Rankings matter: Classifications in promoting city and county

Published 6:12 pm Friday, March 24, 2017

Recently, Washington was ranked as the No. 8 place to retire in North Carolina by SmartAsset, a finance technology company.

In the March 2017 edition of Site Selection magazine, Washington is listed as tied at 78th among the top micropolitans in the nation for 2016. (See accompanying article for information about micropolitans.)

Washington was ranked No. 5 on Budget Travel’s Coolest Small Towns in the United States during a contest that ended in 2015.

Area officials believe inclusion in the rankings will benefit Washington and Beaufort County.

Martyn Johnson, the county’s economic-developer wrote in an email: “By being included in Site Selection Magazines top micropolitan areas in the United States the City of Washington is identified with those areas in the United States that are significant and important centers of production and population for their area.

“The designation can be used to promote the City of Washington and Beaufort County to new and expanding businesses through a multi-media approach.

“Site Selection magazine itself is read online and in hardcopy by numerous site selection consultants and companies with expansion or relocation economic development projects.  By being include in the top micropolitan areas the City of Washington and Beaufort County are recognized and may be considered for projects for which they otherwise may not have been considered.”

City Manager Bobby Roberson wrote in an email: “This acknowledgement provides the City of Washington, with additional exposure on a regional, state, and national level as a wholesome community. This attention also recognizes our efforts towards eco-tourism and ‘partnerships’ in fulfilling our city mission statement. In summary, ‘Quality of life for residents and visitors shall be paramount consideration,’ for City Council and our administration in our decision making process.

“Finally, our partners have embarked on a path towards success by promoting Washington as a ‘place to be’ and all of our agencies have accepted the challenge.”

Johnson believes the rankings help him do his job.

“These rankings are a third party validation that Beaufort County is a place for companies to locate and/or expand their businesses,” he wrote in his email. “It also shows the current and future labor force that Beaufort County is a location where they can avail themselves of current and future jobs.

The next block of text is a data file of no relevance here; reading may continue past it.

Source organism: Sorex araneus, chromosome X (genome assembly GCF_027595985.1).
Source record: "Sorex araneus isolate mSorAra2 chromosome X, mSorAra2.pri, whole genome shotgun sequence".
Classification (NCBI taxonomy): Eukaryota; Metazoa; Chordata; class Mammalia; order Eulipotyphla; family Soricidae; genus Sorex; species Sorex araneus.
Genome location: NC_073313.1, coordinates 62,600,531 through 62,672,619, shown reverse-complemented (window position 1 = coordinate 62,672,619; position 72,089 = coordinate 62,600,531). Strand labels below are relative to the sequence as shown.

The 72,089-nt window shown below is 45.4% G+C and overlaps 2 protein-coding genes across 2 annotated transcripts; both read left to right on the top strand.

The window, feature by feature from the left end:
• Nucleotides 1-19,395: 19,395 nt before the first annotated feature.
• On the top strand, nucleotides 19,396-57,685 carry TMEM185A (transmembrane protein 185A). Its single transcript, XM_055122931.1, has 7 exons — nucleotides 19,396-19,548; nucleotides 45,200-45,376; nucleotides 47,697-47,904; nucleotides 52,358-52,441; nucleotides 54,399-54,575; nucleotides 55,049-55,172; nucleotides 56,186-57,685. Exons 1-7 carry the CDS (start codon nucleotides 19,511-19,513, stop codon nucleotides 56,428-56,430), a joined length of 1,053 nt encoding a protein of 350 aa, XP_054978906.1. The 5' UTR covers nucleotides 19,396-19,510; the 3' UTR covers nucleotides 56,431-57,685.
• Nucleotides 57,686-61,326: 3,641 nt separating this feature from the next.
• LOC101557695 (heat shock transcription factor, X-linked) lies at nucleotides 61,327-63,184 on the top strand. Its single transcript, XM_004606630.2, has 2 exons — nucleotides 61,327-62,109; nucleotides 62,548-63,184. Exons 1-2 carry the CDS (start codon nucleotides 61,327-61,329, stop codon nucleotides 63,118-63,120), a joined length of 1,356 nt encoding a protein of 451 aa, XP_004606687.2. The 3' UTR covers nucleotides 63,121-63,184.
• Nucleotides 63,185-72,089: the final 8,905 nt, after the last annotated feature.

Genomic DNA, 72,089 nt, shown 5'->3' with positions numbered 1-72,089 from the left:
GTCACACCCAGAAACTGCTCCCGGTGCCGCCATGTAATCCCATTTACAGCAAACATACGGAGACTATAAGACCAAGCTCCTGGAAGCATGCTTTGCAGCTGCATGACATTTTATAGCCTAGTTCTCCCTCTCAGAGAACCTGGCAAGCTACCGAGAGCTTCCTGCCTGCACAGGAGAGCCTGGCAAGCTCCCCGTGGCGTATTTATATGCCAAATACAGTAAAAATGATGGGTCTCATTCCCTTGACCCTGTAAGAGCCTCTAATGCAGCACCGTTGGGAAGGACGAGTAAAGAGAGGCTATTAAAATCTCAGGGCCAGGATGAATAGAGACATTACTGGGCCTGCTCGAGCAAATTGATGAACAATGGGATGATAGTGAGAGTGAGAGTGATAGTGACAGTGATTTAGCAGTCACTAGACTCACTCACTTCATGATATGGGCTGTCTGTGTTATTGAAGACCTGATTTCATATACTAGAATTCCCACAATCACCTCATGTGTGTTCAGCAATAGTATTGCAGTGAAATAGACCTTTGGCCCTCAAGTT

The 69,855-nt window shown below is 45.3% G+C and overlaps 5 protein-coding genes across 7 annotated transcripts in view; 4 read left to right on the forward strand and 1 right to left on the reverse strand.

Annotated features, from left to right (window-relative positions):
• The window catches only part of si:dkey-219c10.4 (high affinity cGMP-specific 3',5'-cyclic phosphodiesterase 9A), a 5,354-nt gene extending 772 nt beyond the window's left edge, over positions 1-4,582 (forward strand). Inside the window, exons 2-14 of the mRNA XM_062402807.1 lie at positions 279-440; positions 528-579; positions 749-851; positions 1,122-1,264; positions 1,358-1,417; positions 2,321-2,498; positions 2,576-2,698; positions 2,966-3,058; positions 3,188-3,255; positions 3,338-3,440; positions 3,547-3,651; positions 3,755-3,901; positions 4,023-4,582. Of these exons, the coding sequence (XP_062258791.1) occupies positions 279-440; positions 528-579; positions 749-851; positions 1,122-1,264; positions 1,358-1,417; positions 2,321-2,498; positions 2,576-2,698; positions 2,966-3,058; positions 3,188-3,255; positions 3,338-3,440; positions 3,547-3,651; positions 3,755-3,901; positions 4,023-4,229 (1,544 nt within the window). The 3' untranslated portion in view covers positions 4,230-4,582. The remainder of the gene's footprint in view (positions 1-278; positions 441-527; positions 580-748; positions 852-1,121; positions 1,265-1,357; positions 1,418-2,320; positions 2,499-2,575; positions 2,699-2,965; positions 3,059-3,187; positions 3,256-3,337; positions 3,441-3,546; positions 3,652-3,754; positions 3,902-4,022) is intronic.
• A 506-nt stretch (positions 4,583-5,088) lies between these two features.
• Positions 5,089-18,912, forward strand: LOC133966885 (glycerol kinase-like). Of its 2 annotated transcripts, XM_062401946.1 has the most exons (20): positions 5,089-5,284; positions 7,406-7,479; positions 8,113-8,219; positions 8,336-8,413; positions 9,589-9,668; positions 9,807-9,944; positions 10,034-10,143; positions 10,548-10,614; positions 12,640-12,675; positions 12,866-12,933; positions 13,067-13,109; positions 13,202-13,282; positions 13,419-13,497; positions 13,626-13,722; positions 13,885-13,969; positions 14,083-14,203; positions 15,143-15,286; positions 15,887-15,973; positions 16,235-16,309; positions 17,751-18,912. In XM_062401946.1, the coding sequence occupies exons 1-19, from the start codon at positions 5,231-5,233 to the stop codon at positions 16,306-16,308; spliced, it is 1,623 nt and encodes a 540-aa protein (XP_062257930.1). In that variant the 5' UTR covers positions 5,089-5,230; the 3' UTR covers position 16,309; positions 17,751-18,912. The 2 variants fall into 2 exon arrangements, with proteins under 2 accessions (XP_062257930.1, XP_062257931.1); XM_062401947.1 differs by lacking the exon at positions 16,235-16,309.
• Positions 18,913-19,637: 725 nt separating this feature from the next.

“The rankings provide Beaufort County advocates and supporters of economic development a measure of the impact of their efforts to make the County a great place to work and live.

“Thus the rankings show the City of Washington and Beaufort County in a positive light by which I can market the City and County.”

He also noted, “North Carolina’s ranking of second (tied with Georgia) in the list of states with the most micropolitan areas means that the state has a number of diverse smaller communities that are attracting economic development projects.”

By attracting economic development projects these micropolitan areas are spreading projects across the State of NC.

“As the urban areas become more congested and expensive these micropolitan areas will act as safety valves to relieve congestion and price pressures to maintain manufacturing in North Carolina.”

The SmartAsset study comes several months after the City Council voted 4-1 to participate in the Retire NC certification program. Retire NC is designed to attract retirees to the state. The city is contributing $2,000 to the project. The Washington Tourism Development Authority, Washington Harbor District Alliance, Washington-Beaufort County Chamber of Commerce and Beaufort County have each contributed $2,000 to the project.

“A lot of these rankings make sense for our area and hopefully help to promote our community even more. We do believe we are a great place to retire which is why we have been pursuing Retire NC and promoting our area to retirees,” wrote Catherine Glover, executive director of the Washington-Beaufort County Chamber of Commerce. “We continue to be a great place to start a business and operate a business and we are proud of our local businesses and all they do. I also believe we are amongst the top when it comes to Coolest Small Towns and that ranking was right on track. When you look at all we have to offer and the great people here how could we not be amongst the coolest? All the rankings just prove what we believe which is we are a great place to live, work and one of the coolest small towns in the Country.”